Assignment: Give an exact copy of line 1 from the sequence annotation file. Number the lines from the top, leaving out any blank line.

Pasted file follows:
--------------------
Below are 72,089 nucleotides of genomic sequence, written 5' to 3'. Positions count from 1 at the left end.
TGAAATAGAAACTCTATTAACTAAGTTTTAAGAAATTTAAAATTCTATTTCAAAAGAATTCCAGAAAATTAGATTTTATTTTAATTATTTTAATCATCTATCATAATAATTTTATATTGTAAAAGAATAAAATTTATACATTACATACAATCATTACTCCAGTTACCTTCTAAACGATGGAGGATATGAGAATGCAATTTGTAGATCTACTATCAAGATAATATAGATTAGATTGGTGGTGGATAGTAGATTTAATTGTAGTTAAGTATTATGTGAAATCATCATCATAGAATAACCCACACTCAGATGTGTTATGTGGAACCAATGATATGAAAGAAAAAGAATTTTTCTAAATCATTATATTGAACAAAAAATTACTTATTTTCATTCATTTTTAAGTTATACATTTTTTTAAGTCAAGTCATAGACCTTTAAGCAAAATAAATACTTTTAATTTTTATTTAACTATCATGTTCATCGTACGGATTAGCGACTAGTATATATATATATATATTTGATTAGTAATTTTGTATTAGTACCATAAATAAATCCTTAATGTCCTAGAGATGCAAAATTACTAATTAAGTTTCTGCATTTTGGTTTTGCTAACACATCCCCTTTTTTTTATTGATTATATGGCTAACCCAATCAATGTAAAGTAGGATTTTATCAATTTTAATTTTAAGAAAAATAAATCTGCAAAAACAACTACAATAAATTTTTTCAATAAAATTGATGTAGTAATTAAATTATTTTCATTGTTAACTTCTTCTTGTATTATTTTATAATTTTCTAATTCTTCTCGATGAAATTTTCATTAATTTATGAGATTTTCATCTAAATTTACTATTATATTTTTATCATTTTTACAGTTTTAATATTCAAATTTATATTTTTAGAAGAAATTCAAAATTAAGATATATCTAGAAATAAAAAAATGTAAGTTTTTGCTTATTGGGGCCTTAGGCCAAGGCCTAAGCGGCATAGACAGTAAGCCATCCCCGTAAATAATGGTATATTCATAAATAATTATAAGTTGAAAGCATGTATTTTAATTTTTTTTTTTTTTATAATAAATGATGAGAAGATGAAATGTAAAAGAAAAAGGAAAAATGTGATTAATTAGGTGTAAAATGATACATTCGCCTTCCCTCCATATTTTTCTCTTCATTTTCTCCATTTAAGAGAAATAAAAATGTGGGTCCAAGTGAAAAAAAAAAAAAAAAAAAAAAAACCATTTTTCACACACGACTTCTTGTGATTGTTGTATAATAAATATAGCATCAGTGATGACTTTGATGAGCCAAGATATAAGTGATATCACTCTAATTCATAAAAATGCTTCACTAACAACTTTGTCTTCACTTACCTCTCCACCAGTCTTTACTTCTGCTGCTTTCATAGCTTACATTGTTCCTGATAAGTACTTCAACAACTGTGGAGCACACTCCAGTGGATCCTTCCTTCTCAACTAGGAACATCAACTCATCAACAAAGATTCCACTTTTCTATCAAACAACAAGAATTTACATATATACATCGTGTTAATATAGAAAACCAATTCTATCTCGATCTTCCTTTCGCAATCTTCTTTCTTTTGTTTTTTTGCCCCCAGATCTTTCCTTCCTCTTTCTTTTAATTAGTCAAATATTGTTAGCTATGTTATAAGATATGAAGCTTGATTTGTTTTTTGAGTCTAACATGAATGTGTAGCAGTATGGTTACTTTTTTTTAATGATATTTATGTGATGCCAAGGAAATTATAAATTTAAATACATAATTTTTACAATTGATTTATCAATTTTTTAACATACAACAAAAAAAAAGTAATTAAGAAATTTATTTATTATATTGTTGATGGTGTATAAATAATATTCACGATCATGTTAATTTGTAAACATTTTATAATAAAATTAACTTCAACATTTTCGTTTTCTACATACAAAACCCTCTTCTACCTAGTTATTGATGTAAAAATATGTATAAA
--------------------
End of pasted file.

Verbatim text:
Below are 72,089 nucleotides of genomic sequence, written 5' to 3'. Positions count from 1 at the left end.